Users fear mental health day centres could be axed

The Isle of Wight Council said no decision about the future of the service had been made, but users of the mental health day centres fear closure as part of the planned reconfiguration of the service.

Unhappy teenager

Plans to reconfigure mental health day centres on the Isle of Wight have been met with concerns by service users, who fear the service could be axed.

However, the Isle of Wight Council said no decision about the future of the service had been made.

Looking to save £142,700 a year
The authority’s proposed budget outlines plans to reconfigure the service — used by 87 people on the Island — saving the council £142,700 a year.

Cabinet member for adult social care, Cllr Clare Mosdell, said this would not necessarily mean closing the centres.

Day centre gives peole “a sense of belonging”
George Brewer, from Ryde, began attending his local mental health day centre last February.

He said:

“I was at the point of suicide, but it was so welcoming and supportive.

“I don’t think I would be here without the service.

“It is a lifeline for people. It gives them a sense of belonging.”

Many activities self-funding
George attend one day and three mornings a week, taking part in music and craft workshops.

He said:

“We pay £3 a session to attend, and many activities — such as card making — are self-funding.”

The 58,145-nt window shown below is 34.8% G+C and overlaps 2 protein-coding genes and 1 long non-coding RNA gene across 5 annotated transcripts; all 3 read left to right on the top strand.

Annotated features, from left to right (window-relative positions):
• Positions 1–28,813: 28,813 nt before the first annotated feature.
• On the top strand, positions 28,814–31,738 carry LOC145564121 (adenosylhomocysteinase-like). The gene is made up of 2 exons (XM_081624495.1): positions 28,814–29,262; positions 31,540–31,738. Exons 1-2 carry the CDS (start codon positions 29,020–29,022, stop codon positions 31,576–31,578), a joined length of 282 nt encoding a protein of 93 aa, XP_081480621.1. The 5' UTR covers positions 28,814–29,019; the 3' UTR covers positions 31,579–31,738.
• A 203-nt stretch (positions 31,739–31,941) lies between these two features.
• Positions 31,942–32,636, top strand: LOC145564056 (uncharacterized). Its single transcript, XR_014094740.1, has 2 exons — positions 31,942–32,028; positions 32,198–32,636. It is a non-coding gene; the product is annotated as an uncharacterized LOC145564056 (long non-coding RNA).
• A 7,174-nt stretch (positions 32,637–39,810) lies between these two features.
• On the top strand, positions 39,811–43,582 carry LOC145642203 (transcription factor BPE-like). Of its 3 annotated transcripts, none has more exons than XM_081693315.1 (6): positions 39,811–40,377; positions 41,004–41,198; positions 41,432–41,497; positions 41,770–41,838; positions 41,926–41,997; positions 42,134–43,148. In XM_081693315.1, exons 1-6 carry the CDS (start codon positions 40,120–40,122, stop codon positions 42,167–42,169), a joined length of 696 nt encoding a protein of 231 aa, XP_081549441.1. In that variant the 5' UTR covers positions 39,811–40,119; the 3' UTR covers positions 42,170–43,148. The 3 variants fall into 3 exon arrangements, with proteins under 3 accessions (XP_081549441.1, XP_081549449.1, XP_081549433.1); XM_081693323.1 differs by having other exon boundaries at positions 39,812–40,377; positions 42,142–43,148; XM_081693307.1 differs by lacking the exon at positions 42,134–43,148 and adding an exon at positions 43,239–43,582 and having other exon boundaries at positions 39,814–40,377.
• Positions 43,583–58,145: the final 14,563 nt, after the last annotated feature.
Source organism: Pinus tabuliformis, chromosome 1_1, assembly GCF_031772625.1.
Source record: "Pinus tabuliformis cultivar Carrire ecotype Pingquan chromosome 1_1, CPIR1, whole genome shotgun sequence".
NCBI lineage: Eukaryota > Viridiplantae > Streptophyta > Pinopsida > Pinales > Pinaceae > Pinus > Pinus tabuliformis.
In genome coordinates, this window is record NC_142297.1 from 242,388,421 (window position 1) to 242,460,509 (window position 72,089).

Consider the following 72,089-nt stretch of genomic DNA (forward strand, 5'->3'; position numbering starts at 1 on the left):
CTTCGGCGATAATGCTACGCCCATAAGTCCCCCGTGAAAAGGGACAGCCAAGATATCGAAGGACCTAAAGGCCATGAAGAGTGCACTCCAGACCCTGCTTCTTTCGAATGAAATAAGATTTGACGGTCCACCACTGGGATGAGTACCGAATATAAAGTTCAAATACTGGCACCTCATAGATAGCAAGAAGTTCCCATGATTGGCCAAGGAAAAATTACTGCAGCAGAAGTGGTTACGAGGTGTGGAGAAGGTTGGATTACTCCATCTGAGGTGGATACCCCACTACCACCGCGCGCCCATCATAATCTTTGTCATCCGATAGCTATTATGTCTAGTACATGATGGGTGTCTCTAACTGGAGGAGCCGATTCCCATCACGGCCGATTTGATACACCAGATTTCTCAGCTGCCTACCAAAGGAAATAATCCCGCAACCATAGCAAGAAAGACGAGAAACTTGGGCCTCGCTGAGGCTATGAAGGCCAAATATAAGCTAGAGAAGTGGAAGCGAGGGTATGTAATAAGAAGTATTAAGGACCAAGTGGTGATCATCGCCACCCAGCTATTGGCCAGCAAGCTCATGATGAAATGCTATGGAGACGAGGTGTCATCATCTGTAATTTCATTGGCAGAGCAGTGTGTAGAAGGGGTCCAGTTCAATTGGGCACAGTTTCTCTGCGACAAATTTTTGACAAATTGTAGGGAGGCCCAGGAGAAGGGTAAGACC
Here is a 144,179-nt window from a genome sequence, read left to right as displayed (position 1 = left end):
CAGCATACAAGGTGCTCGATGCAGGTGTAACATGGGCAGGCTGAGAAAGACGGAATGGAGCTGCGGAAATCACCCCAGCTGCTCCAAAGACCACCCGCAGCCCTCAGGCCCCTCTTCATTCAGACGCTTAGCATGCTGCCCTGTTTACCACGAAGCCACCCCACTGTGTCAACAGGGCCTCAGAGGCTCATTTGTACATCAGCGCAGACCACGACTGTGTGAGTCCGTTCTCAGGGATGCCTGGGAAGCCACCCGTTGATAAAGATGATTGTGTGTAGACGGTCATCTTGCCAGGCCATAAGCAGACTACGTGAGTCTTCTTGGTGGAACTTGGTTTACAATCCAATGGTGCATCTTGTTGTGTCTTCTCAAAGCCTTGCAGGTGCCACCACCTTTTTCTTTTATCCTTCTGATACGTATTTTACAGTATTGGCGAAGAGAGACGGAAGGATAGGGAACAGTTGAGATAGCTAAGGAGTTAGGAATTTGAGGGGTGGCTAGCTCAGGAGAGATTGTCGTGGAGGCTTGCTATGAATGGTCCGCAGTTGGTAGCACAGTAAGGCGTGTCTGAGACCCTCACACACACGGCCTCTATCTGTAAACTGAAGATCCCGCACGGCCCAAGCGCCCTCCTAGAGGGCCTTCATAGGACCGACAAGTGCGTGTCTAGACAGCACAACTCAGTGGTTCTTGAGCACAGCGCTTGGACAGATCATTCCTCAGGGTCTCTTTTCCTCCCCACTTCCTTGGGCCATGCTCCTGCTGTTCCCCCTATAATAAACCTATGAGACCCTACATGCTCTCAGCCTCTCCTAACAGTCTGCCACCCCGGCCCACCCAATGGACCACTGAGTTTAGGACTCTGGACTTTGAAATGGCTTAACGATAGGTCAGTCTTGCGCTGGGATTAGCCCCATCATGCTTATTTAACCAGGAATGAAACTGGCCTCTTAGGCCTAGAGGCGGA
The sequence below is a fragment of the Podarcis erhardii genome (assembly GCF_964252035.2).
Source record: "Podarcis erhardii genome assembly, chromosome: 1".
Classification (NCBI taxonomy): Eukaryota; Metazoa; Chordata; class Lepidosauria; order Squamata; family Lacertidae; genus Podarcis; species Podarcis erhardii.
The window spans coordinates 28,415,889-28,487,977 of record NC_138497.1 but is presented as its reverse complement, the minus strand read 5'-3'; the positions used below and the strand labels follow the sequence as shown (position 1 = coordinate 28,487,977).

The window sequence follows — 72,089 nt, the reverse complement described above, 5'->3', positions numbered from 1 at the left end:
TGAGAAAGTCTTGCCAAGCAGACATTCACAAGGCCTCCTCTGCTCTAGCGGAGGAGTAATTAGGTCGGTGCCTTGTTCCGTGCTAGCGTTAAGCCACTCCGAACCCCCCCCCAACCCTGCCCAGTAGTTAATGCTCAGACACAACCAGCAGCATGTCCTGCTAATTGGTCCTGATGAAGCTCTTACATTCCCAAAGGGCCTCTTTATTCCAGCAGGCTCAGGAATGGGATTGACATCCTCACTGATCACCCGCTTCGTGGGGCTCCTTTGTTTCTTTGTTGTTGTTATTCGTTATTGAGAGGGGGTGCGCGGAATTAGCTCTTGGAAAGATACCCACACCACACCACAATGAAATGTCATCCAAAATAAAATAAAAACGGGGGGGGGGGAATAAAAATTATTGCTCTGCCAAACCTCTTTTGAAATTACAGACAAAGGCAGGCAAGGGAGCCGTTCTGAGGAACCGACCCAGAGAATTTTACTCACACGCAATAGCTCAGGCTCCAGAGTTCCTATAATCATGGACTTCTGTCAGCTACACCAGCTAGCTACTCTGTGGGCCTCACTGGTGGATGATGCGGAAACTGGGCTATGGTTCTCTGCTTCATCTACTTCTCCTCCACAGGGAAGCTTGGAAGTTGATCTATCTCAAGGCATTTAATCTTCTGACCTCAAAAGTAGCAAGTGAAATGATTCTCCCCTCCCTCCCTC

Joint working provides “better value for money”
The budget proposal says joint working with the Clinical Commissioning Group will provide better value for money.

It says:

“All 87 people that the use day centres will have a review of their needs and a plan for alternative community provision that will reduce social isolation and depression and gain access to alternative provision.”

Reconfiguration will be discussed
Cllr Mosdell said:

“This line is one of many within the adult social care budget to be discussed.

“Reconfiguring the mental health day centres are something we will be discussing.”

Cllr Mosdell said she would meet with anyone concerned about the future of the service.

She said:

“If they have any worries, we need to make sure they are able to meet with someone to alleviate these.”

The budget proposals will be put before full council in February.


This article is from the BBC’s LDRS (Local Democracy Reporter Service) scheme, which OnTheWight is taking part in. Some additions by OnTheWight. Ed

Image: conovosisters under CC BY 2.0

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